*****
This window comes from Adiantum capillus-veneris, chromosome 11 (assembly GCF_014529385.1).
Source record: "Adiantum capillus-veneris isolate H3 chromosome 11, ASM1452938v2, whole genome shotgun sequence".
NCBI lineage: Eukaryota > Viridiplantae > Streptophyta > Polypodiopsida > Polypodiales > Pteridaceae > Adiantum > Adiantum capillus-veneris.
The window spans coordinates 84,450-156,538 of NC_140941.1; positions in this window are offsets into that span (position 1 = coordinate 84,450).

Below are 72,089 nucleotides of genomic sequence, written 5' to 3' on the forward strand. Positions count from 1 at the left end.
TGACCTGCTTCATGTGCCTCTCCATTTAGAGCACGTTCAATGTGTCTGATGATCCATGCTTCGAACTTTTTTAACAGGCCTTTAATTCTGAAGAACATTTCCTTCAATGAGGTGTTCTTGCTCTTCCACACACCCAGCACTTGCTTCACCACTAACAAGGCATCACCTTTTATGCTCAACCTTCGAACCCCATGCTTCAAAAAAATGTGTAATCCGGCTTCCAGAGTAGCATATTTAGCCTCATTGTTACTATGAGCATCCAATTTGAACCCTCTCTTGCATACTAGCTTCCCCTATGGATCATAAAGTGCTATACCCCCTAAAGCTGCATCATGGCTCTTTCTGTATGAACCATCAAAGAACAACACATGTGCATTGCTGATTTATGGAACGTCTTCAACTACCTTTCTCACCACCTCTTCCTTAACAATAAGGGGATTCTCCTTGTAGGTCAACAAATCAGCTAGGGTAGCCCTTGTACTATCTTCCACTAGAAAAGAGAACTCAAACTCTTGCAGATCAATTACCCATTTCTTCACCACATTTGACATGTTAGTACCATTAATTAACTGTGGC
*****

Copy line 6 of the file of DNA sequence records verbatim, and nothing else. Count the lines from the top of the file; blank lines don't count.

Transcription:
TGACCTGCTTCATGTGCCTCTCCATTTAGAGCACGTTCAATGTGTCTGATGATCCATGCTTCGAACTTTTTTAACAGGCCTTTAATTCTGAAGAACATTTCCTTCAATGAGGTGTTCTTGCTCTTCCACACACCCAGCACTTGCTTCACCACTAACAAGGCATCACCTTTTATGCTCAACCTTCGAACCCCATGCTTCAAAAAAATGTGTAATCCGGCTTCCAGAGTAGCATATTTAGCCTCATTGTTACTATGAGCATCCAATTTGAACCCTCTCTTGCATACTAGCTTCCCCTATGGATCATAAAGTGCTATACCCCCTAAAGCTGCATCATGGCTCTTTCTGTATGAACCATCAAAGAACAACACATGTGCATTGCTGATTTATGGAACGTCTTCAACTACCTTTCTCACCACCTCTTCCTTAACAATAAGGGGATTCTCCTTGTAGGTCAACAAATCAGCTAGGGTAGCCCTTGTACTATCTTCCACTAGAAAAGAGAACTCAAACTCTTGCAGATCAATTACCCATTTCTTCACCACATTTGACATGTTAGTACCATTAATTAACTGTGGC